I read a few years ago that $4 a gallon of gasoline is the “tipping point” in this country where people actually actively work to reduce their consumption so demand will drop (as will the price as demand drops). People will start to consider fuel economy when purchasing new cars, will start carpooling more, and will try to look at alternate transportation means such as public transportation. I think a high gasoline price would actually be a GOOD thing overall.

    Regarding that commercial, I think that’s the best BFJ commercial I’ve seen. I really liked it and didn’t find it cheesy at all. Much less cheesy than the ads which actually make their way to the air. Though this commercial is quite long it would work in movie theaters before the film. It used to be they only had coming attractions for upcoming films before the feature presentation at the theater and now you have to sit through 10 minutes of commercials before the coming attractions air. That’s where I first saw that excellent Jaguar commercial I keep raving about here in comments. It was an extended version in the theater (probably around two minutes long). I then later saw the same commercial on TV cut to the usual 30 seconds. It’s still good. The only thing cheesy about the Saab commercial above is how the narrator kept having to tiptoe around saying “they” and “we” because the aircraft firm is now separate from the car company and then they had to show the disclaimer at the end. I think the difference between the television commercials we see for BFJ and this one is that on the TV commercials they use a generic CGI fighter that looks like a Gripen, but it’s slightly different. That way they get around trademark issues with Saab Aerospace. It’s too bad they don’t get license to use an actual Gripen in the ads. It would look less fake and cheesy. The commercials look like a bad video game to me.

  3. Beat me to it, Gripen! I was just about to say how this would be perfect for those pre-preview movie slots… I kinda’ like seeing the product commercials while your sitting there waiting for the movie to start. It’s better than the random facts/questions thing that some theaters do.

  4. I read a few years ago that $4 a gallon of gasoline is the “tipping point” in this country where people actually actively work to reduce their consumption so demand will drop (as will the price as demand drops). People will start to consider fuel economy when purchasing new cars, will start carpooling more, and will try to look at alternate transportation means such as public transportation. I think a high gasoline price would actually be a GOOD thing overall.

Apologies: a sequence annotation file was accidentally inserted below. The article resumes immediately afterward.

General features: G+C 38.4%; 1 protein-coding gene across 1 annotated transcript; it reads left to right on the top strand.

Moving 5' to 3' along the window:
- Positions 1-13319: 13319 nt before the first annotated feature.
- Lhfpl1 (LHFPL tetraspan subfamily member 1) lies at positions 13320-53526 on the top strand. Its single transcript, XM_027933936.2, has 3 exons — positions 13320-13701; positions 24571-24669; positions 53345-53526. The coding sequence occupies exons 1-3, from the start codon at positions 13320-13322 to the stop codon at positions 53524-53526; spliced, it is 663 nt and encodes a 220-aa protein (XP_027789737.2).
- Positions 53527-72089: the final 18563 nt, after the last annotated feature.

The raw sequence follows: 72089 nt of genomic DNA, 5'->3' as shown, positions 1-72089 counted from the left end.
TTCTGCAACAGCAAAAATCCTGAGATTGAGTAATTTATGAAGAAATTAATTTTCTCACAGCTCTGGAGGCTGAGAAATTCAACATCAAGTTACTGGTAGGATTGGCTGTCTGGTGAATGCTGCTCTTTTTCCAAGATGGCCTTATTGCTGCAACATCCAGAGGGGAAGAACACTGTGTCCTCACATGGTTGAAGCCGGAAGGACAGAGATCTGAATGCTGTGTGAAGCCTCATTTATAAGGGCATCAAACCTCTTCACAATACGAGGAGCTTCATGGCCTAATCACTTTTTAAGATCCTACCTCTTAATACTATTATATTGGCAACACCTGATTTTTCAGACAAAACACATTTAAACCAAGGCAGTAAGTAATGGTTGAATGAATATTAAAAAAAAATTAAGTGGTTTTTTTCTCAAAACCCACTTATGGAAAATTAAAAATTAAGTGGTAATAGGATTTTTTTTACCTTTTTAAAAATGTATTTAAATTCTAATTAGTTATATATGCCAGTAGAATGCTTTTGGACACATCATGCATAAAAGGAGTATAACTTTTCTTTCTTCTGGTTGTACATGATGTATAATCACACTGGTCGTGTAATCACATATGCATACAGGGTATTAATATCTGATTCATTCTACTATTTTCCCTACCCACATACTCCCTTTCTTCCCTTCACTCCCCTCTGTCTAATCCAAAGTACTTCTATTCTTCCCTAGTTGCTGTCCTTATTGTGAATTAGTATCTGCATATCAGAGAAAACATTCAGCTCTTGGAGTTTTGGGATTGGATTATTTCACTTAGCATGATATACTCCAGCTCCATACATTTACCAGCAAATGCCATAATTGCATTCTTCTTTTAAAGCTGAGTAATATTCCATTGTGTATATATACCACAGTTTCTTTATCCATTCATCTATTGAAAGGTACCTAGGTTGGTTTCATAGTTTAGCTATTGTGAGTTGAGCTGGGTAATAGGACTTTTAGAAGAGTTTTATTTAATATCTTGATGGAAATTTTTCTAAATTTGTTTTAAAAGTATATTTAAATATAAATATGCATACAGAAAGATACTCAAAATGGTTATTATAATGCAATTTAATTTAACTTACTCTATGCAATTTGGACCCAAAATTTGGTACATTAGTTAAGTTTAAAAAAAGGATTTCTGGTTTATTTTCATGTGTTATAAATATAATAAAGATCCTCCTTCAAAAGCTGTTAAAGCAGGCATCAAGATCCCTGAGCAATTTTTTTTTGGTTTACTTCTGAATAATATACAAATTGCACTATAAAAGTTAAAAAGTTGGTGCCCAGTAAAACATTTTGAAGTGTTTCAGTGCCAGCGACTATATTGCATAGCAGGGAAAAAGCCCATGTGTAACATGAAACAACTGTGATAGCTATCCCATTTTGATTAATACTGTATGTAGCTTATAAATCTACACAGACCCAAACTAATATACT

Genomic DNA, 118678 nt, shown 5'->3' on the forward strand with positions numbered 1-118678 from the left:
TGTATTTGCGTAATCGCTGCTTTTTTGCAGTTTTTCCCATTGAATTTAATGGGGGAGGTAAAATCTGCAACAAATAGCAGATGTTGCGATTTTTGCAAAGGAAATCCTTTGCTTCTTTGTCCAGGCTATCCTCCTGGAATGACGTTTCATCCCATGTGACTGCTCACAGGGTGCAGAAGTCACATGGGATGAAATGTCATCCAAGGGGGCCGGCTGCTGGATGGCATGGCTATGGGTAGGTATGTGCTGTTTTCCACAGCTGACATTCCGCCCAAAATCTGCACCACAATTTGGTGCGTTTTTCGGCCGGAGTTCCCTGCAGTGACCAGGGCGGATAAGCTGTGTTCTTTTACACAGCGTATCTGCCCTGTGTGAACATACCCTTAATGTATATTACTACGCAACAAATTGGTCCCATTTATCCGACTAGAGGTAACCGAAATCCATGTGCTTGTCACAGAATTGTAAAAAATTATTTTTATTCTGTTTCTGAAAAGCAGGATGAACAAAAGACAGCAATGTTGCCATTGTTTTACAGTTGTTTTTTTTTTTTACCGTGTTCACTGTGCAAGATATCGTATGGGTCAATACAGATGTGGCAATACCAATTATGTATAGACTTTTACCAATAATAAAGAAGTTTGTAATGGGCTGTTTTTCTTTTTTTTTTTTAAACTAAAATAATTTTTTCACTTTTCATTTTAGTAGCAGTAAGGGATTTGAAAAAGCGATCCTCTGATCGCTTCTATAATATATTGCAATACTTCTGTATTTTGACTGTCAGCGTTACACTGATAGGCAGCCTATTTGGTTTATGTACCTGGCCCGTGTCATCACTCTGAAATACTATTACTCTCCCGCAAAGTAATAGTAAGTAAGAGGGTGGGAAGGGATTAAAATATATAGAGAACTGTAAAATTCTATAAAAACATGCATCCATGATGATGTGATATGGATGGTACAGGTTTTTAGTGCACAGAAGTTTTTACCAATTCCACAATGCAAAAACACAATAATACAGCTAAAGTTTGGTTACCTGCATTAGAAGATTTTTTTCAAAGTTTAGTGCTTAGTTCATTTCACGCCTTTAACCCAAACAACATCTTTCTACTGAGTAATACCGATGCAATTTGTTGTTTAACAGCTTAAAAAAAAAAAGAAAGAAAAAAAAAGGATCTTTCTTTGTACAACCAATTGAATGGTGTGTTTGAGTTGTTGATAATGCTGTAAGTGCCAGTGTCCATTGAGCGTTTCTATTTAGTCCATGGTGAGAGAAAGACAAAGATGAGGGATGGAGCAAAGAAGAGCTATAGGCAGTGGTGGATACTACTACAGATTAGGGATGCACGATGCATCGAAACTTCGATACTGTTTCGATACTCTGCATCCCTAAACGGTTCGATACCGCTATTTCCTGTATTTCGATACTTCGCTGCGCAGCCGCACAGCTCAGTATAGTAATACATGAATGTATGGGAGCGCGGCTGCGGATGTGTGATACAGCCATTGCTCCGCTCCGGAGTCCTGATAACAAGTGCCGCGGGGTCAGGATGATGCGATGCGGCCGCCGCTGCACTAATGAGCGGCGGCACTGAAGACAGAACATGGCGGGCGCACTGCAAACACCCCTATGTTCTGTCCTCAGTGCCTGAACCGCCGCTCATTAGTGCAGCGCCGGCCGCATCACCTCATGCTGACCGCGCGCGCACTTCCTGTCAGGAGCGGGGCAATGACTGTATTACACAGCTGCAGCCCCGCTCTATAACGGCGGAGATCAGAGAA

–1985 Gripen.

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    odd thing, though, is that demand has a funny way of expanding to increased capacity. so, if there were an increase in people riding motorcycles, there’d probably also be an increase in suvs and heavy trucks, as they’d “absorb” the consumption savings from the motorcycles. the only way for “reduced demand” to work would be for everyone to conserve. …not to point fingers, but i don’t see that coming from, say, china. my conservation will be nullified by someone else’s gluttony.

    now, to bring saab (or owning and/or buying one) into the picture so that the thread isn’t just a philosophical meandering on my part. i hope to buy nothing short of a 2.8litre version because i want the power, which sacrifices good fuel economy. why this preference?

    a. i’m tired of downshifting into 3d or, sometimes, 2d gear when driving in the mountains;

    b. i’m tired of $15,000 cars eating my lunch because my 2.3liter, only has 150hp;

    c. i don’t wanna drop $30k+ and only get to 210hp. an increase of 60hp (from what have) is not worth that price; and

    d. having a car with great fuel mileage and meager performance would feel like punishment, like being able to go to the prom, but only with my best friend’s sister.

    so, let the price get to $4.00, $5.00, $6.00, whatever. the philosophy of more powerful and bigger automobiles has taken over the psyche of ownership; and like a gold rush, the “more” mentality won’t stop until there are no more resources with which to feed it, unfortunately. so a fuel price hike will probably have a negligible effect on consumption.

    it’s a cruel irony, like many a “seinfeld” skit, that conserving oil doesn’t necessarily prolong its availability.